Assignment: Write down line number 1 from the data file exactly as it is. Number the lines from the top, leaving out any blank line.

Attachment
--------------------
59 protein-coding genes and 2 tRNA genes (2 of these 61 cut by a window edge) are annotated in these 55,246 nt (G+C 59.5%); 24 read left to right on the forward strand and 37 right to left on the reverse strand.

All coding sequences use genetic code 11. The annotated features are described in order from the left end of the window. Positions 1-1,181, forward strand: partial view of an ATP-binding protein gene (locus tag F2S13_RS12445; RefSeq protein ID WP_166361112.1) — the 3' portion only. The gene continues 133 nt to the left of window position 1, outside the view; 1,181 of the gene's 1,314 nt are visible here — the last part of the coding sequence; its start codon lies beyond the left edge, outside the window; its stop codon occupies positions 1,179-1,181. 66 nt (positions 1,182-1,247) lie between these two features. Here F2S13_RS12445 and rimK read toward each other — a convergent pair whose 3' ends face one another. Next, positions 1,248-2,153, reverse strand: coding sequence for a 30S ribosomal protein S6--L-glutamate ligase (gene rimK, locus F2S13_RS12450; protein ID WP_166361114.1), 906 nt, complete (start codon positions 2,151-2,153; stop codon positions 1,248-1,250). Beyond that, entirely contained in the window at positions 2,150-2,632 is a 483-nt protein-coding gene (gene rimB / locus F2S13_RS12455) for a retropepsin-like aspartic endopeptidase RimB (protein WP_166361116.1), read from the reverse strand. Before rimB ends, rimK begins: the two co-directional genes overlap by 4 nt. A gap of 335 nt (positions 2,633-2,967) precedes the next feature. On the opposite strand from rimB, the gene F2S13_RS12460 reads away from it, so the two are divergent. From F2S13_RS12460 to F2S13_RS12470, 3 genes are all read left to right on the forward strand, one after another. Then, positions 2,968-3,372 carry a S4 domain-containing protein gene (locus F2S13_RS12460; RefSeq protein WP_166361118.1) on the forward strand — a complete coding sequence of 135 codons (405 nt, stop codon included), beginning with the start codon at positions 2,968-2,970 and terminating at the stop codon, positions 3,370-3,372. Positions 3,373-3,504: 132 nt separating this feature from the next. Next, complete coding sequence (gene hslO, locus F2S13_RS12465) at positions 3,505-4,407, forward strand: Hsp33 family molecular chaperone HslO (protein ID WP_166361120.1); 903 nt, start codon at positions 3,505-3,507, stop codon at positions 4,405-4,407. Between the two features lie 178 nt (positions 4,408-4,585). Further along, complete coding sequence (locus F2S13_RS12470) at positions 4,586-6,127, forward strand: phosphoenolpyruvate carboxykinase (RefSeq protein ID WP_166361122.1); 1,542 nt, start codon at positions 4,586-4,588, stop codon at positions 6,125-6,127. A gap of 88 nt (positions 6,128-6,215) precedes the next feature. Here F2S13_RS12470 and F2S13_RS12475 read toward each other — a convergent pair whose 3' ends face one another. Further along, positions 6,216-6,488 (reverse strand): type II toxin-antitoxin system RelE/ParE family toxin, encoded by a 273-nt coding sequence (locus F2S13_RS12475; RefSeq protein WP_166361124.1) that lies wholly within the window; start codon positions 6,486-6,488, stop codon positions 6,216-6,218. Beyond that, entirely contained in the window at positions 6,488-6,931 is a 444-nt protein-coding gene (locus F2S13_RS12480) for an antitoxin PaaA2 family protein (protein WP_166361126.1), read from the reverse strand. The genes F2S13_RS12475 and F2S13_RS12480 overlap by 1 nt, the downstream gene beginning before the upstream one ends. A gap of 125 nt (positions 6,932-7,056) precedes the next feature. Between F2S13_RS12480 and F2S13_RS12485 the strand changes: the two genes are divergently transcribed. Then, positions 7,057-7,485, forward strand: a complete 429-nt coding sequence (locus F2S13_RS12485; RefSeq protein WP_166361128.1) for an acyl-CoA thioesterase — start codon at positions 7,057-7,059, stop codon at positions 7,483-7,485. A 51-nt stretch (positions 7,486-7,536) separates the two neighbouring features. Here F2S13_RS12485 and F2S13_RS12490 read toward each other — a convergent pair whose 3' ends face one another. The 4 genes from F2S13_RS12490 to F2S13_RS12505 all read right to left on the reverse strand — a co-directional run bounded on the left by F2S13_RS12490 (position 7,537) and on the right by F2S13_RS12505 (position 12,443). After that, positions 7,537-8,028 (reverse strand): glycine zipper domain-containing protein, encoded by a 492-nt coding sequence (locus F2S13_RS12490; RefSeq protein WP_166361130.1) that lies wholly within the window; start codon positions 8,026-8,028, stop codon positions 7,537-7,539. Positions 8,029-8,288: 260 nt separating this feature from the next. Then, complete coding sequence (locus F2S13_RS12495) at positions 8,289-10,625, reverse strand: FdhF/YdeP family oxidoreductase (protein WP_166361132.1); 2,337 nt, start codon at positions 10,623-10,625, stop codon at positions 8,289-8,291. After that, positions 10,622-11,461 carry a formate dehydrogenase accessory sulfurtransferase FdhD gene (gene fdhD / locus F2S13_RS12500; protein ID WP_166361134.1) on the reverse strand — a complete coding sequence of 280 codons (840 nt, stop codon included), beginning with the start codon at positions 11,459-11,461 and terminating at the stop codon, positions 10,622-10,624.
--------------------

59 protein-coding genes and 2 tRNA genes (2 of these 61 cut by a window edge) are annotated in these 55,246 nt (G+C 59.5%); 24 read left to right on the forward strand and 37 right to left on the reverse strand.